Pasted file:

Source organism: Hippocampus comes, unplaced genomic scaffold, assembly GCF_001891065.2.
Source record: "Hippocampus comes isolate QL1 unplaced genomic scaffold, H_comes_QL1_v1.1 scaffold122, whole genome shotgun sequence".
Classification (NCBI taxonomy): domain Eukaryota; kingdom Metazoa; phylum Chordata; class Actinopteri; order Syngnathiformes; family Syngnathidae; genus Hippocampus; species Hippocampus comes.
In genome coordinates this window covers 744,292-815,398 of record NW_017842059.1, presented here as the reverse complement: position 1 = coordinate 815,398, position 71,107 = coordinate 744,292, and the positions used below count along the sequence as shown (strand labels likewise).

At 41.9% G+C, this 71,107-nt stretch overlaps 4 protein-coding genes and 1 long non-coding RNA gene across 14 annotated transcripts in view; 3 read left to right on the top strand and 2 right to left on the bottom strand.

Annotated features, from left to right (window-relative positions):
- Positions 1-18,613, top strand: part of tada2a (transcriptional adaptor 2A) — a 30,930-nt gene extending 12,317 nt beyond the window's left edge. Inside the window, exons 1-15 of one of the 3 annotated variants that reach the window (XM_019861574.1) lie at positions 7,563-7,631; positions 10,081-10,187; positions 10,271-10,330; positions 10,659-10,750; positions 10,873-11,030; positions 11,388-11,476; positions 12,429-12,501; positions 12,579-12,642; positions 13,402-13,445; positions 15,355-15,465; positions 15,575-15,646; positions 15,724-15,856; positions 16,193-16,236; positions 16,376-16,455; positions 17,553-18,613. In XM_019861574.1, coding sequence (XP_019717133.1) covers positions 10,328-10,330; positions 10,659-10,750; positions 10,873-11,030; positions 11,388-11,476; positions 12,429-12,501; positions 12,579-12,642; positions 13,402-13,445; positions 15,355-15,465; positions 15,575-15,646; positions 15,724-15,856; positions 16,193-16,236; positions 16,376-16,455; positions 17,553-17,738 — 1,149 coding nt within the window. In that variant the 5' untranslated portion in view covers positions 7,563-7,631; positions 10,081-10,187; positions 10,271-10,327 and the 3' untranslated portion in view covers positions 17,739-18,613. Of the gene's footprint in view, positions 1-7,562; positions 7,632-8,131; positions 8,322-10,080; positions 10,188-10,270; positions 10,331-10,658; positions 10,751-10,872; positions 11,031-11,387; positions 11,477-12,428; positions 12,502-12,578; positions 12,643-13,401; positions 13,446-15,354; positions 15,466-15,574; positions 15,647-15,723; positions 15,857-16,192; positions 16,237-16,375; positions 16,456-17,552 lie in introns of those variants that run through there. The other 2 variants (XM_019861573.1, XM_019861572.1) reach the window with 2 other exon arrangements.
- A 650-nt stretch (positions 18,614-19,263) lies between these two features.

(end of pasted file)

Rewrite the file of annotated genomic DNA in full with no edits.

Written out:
Source organism: Hippocampus comes, unplaced genomic scaffold, assembly GCF_001891065.2.
Source record: "Hippocampus comes isolate QL1 unplaced genomic scaffold, H_comes_QL1_v1.1 scaffold122, whole genome shotgun sequence".
Classification (NCBI taxonomy): domain Eukaryota; kingdom Metazoa; phylum Chordata; class Actinopteri; order Syngnathiformes; family Syngnathidae; genus Hippocampus; species Hippocampus comes.
In genome coordinates this window covers 744,292-815,398 of record NW_017842059.1, presented here as the reverse complement: position 1 = coordinate 815,398, position 71,107 = coordinate 744,292, and the positions used below count along the sequence as shown (strand labels likewise).

At 41.9% G+C, this 71,107-nt stretch overlaps 4 protein-coding genes and 1 long non-coding RNA gene across 14 annotated transcripts in view; 3 read left to right on the top strand and 2 right to left on the bottom strand.

Annotated features, from left to right (window-relative positions):
- Positions 1-18,613, top strand: part of tada2a (transcriptional adaptor 2A) — a 30,930-nt gene extending 12,317 nt beyond the window's left edge. Inside the window, exons 1-15 of one of the 3 annotated variants that reach the window (XM_019861574.1) lie at positions 7,563-7,631; positions 10,081-10,187; positions 10,271-10,330; positions 10,659-10,750; positions 10,873-11,030; positions 11,388-11,476; positions 12,429-12,501; positions 12,579-12,642; positions 13,402-13,445; positions 15,355-15,465; positions 15,575-15,646; positions 15,724-15,856; positions 16,193-16,236; positions 16,376-16,455; positions 17,553-18,613. In XM_019861574.1, coding sequence (XP_019717133.1) covers positions 10,328-10,330; positions 10,659-10,750; positions 10,873-11,030; positions 11,388-11,476; positions 12,429-12,501; positions 12,579-12,642; positions 13,402-13,445; positions 15,355-15,465; positions 15,575-15,646; positions 15,724-15,856; positions 16,193-16,236; positions 16,376-16,455; positions 17,553-17,738 — 1,149 coding nt within the window. In that variant the 5' untranslated portion in view covers positions 7,563-7,631; positions 10,081-10,187; positions 10,271-10,327 and the 3' untranslated portion in view covers positions 17,739-18,613. Of the gene's footprint in view, positions 1-7,562; positions 7,632-8,131; positions 8,322-10,080; positions 10,188-10,270; positions 10,331-10,658; positions 10,751-10,872; positions 11,031-11,387; positions 11,477-12,428; positions 12,502-12,578; positions 12,643-13,401; positions 13,446-15,354; positions 15,466-15,574; positions 15,647-15,723; positions 15,857-16,192; positions 16,237-16,375; positions 16,456-17,552 lie in introns of those variants that run through there. The other 2 variants (XM_019861573.1, XM_019861572.1) reach the window with 2 other exon arrangements.
- A 650-nt stretch (positions 18,614-19,263) lies between these two features.